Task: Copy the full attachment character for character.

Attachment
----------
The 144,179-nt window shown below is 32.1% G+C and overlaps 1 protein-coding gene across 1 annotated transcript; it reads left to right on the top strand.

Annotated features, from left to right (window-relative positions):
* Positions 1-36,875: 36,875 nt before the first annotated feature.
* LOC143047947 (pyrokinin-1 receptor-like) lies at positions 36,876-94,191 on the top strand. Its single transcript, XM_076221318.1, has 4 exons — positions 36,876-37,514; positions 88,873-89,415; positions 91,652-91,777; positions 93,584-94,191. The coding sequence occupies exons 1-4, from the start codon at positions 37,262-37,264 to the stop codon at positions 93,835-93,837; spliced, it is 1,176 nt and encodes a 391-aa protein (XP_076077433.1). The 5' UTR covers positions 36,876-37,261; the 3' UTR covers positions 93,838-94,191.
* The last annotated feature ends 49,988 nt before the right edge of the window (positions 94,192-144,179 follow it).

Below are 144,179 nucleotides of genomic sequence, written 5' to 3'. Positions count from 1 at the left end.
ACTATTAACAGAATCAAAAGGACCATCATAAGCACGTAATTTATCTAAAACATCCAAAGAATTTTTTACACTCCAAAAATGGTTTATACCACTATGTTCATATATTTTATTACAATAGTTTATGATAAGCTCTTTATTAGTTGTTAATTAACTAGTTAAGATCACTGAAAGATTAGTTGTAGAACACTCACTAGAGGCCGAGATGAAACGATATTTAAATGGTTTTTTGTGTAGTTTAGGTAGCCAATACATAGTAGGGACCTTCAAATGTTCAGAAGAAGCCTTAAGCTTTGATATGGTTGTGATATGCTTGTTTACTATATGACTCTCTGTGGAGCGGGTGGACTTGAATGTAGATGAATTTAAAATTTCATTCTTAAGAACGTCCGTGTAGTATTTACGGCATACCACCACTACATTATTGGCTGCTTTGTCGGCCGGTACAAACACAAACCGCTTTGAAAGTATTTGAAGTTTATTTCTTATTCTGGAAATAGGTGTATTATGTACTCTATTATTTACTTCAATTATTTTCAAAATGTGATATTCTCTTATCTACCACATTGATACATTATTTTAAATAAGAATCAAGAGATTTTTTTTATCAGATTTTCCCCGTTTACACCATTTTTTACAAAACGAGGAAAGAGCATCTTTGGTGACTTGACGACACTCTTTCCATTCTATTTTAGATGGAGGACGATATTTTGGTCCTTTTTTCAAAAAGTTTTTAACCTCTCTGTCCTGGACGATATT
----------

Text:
The 144,179-nt window shown below is 32.1% G+C and overlaps 1 protein-coding gene across 1 annotated transcript; it reads left to right on the top strand.

Annotated features, from left to right (window-relative positions):
* Positions 1-36,875: 36,875 nt before the first annotated feature.
* LOC143047947 (pyrokinin-1 receptor-like) lies at positions 36,876-94,191 on the top strand. Its single transcript, XM_076221318.1, has 4 exons — positions 36,876-37,514; positions 88,873-89,415; positions 91,652-91,777; positions 93,584-94,191. The coding sequence occupies exons 1-4, from the start codon at positions 37,262-37,264 to the stop codon at positions 93,835-93,837; spliced, it is 1,176 nt and encodes a 391-aa protein (XP_076077433.1). The 5' UTR covers positions 36,876-37,261; the 3' UTR covers positions 93,838-94,191.
* The last annotated feature ends 49,988 nt before the right edge of the window (positions 94,192-144,179 follow it).

Below are 144,179 nucleotides of genomic sequence, written 5' to 3'. Positions count from 1 at the left end.
ACTATTAACAGAATCAAAAGGACCATCATAAGCACGTAATTTATCTAAAACATCCAAAGAATTTTTTACACTCCAAAAATGGTTTATACCACTATGTTCATATATTTTATTACAATAGTTTATGATAAGCTCTTTATTAGTTGTTAATTAACTAGTTAAGATCACTGAAAGATTAGTTGTAGAACACTCACTAGAGGCCGAGATGAAACGATATTTAAATGGTTTTTTGTGTAGTTTAGGTAGCCAATACATAGTAGGGACCTTCAAATGTTCAGAAGAAGCCTTAAGCTTTGATATGGTTGTGATATGCTTGTTTACTATATGACTCTCTGTGGAGCGGGTGGACTTGAATGTAGATGAATTTAAAATTTCATTCTTAAGAACGTCCGTGTAGTATTTACGGCATACCACCACTACATTATTGGCTGCTTTGTCGGCCGGTACAAACACAAACCGCTTTGAAAGTATTTGAAGTTTATTTCTTATTCTGGAAATAGGTGTATTATGTACTCTATTATTTACTTCAATTATTTTCAAAATGTGATATTCTCTTATCTACCACATTGATACATTATTTTAAATAAGAATCAAGAGATTTTTTTTATCAGATTTTCCCCGTTTACACCATTTTTTACAAAACGAGGAAAGAGCATCTTTGGTGACTTGACGACACTCTTTCCATTCTATTTTAGATGGAGGACGATATTTTGGTCCTTTTTTCAAAAAGTTTTTAACCTCTCTGTCCTGGACGATATT